With excerpts from my Project Management Novel, I will illustrate the many processes of the PMBOK. Here is the twenty-second one: Plan Risk Responses. Use this map to see how this process fits into the scheme of processes.
After Vespers the men gathered in the common room again to start dealing with all the risks. Fred and Bleddyn had rewritten the Risk Register in order of Risk Total with the question of the statues heading the list.
“Today we need to plan our responses to the risks we have identified and qualified. There are four possible responses. We ‘Avoid’ the risk by not doing the risky part of the scope of this project. For example: If we don’t want access doors in the tower walls to weaken the structure, we could choose to eliminate these doors and provide access only from the top or bottom of the walls.”
“You can ‘Mitigate’ the risk by doing something to lower the probability of it occurring or the severity if it does occur. Putting a tent over the hole won’t lower the probability of it raining but it will lower the severity of rainfall on the foundation hole.”
“Third, you can ‘Transfer’ the risk by paying someone on the outside of this team to do a risky activity for you. You would do that by hiring someone to do something you are not skilled in. Seasoning wood or cutting stone for example. They take on the risk and have to deal with the consequences if it arises.”
“Lastly, you can ‘Accept’ a risk if it will cost more to mitigate it than it will cost if the risk comes true. We’re more likely to ‘Accept’ risks near the bottom of this list.”
“So let’s start at the highest risk and work our way down. The first risk is that the new statues will wear down quickly like the old statues did. Who can tell me about that?”
Abbot Crawford stepped forward. “Most of the statues were made during my stay here. Joseph of Arimathea’s statue had always stood in the church and was as old as the church, several hundred years. The same goes for the statues of Jesus, Joseph, Mary and Mary Magdalene. But about twenty years ago we had a donation to create twelve more statues, one for each of the apostles, along with the request to put them outside, on the steeple. Soon after we did so, they started to wear down. We believe it is due to the weather.”
“All right,” said Gwilym. “The statues are part of the scope of this project so we cannot avoid the risk, correct?” All the monks nodded. “And we cannot accept the risk either, right?” More nods. “Can we transfer this risk to someone else?”
The monks were lost in deep thought until Father Drew broke the silence. “I do not see how we can transfer this risk. No matter who erects the statues in the new steeple, they will be exposed to whatever elements caused them to wear down last time. We are responsible for their care. Unless one of us knows of some person or group who has more experience taking care of statues. Someone who has seen this problem before and will ensure that they do not wear.”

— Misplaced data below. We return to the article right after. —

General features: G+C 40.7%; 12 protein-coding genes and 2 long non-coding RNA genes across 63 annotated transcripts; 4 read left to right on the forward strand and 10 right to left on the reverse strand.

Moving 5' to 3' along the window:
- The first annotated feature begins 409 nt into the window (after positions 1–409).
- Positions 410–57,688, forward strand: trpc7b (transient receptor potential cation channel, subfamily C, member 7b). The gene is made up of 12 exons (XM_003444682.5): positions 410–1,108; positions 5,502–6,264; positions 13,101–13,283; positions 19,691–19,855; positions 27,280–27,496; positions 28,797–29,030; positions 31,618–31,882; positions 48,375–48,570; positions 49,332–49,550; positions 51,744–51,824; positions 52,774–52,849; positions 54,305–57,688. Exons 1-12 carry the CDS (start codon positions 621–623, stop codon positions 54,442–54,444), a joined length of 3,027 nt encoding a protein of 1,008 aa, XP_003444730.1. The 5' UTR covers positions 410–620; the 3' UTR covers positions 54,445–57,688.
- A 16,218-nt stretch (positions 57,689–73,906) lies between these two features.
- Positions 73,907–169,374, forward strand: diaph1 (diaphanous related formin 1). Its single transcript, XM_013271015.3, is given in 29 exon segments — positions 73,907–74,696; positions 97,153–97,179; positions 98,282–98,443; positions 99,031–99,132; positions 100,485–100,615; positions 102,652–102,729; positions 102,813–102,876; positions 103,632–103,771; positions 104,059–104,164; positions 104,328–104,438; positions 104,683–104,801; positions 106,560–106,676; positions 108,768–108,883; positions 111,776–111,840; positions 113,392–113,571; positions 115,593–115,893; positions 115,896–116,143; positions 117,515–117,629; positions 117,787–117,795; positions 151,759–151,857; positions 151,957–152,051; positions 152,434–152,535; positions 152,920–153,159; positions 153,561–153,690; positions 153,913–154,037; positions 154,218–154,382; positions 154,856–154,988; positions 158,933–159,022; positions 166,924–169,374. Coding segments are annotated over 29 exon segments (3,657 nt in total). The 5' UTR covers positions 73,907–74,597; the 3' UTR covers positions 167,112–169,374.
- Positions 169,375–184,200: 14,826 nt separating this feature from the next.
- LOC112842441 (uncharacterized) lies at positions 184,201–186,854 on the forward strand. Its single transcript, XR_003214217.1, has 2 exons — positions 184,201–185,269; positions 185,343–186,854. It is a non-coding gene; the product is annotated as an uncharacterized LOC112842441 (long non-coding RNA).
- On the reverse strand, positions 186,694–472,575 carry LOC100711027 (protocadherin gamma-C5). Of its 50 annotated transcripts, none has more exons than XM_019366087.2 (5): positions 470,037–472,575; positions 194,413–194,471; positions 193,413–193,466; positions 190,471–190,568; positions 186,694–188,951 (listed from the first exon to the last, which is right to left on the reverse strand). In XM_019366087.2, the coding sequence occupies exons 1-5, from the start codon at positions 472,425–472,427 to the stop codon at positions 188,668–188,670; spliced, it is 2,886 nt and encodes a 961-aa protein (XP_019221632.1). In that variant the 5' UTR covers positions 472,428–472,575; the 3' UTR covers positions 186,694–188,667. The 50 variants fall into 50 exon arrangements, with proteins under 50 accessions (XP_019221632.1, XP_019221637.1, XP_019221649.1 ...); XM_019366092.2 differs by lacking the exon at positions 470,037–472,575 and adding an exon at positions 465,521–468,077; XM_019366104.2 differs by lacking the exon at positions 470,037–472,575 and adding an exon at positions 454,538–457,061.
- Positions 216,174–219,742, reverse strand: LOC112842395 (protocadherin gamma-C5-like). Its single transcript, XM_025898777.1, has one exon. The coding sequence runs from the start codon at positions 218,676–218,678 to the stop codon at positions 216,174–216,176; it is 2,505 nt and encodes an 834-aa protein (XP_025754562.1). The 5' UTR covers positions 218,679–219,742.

Gwilym spoke up. “I have toured Rome and have seen many marble statues that have been exposed to hundreds, even thousands of years of outside exposure and they have not worn like yours have in twenty years. There were no caretakers of these statues. Are we sure they were made of marble?”
“See for yourself tomorrow,” he was told.
“So it appears we must mitigate this risk. We need to reduce the probability of the wear taking place again or the severity of the wear on the project.”
Father Drew spoke again, “If they wear the same way, the severity will be the same. We must reduce the probability somehow.”
The rest of the monks agreed. “Any ideas on reducing the probability of these statues wearing down?” asked Gwilym.
There was a studied silence. “Then let’s leave this risk for later study and move on to the next risk.”
They worked for the next few hours, finding solutions to reduce probability or severity in some risks, transferring others, avoiding a few until they came down to the more minimal risks. After choosing to accept ten risks in a row, Gwilym made an announcement.
“There are fifty more risks, all with a Risk Total lower than the last ten we accepted. Is it fair to assume we will accept all of these risks as well?”
A cheer arose from the monks who were getting anxious as Compline approached.
“Good. Then I suggest we break now. I’ll see you in the morning again and we’ll restart work on the tower. Tomorrow, after Vespers, we’ll meet again here to add activities to the project plan that came out of these mitigated, avoided and transferred risks. Good night brothers, father.”